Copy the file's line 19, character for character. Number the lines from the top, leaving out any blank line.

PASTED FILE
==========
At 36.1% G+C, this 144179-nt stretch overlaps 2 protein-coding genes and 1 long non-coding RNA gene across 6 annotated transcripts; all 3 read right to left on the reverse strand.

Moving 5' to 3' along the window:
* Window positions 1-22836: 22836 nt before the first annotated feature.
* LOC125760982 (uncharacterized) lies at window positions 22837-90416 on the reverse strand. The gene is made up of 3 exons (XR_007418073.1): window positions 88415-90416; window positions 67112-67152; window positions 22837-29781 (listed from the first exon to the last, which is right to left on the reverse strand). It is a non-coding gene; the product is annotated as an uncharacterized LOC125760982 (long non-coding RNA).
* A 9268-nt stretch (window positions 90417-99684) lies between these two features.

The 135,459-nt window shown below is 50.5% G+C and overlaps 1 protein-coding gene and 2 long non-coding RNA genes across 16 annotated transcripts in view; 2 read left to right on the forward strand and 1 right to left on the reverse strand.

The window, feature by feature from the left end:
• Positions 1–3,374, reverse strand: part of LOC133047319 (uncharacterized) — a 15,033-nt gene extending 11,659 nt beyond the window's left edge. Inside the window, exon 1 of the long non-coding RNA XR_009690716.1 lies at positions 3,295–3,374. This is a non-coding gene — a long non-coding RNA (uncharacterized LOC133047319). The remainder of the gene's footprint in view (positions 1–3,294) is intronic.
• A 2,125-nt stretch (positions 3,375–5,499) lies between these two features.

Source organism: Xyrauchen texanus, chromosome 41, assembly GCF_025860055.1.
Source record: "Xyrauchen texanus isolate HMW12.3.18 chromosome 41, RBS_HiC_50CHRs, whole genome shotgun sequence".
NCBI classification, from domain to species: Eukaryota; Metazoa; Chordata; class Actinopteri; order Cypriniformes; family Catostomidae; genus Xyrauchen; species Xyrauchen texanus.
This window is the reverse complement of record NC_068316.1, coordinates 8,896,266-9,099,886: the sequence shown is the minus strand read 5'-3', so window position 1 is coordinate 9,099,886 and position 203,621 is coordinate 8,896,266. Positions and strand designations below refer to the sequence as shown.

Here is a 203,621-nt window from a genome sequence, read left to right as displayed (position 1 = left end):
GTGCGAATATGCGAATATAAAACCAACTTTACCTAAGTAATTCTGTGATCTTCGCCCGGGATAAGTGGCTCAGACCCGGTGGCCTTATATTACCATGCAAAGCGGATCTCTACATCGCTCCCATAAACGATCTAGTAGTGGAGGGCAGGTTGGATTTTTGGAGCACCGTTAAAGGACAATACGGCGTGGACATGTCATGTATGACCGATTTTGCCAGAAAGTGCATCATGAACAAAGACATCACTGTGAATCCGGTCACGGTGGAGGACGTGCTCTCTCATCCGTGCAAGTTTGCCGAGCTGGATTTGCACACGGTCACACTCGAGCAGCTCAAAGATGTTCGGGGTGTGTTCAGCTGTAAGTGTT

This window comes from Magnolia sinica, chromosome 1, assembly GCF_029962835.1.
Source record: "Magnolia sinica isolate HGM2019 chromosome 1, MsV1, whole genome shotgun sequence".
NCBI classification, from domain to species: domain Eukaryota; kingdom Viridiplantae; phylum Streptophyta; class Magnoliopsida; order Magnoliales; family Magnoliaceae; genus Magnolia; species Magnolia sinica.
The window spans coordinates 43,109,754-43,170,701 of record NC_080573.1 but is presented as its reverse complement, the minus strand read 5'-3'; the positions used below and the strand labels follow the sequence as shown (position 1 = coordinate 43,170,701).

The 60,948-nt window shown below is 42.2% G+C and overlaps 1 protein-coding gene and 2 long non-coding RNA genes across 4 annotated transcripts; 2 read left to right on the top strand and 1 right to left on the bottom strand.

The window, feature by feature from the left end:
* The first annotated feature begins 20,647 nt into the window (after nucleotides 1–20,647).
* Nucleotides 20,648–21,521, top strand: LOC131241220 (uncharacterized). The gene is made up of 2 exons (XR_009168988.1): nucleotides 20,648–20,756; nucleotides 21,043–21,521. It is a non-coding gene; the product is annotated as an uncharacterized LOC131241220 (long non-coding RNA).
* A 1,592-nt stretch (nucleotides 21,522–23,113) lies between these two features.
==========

The window spans coordinates 43,109,754-43,170,701 of record NC_080573.1 but is presented as its reverse complement, the minus strand read 5'-3'; the positions used below and the strand labels follow the sequence as shown (position 1 = coordinate 43,170,701).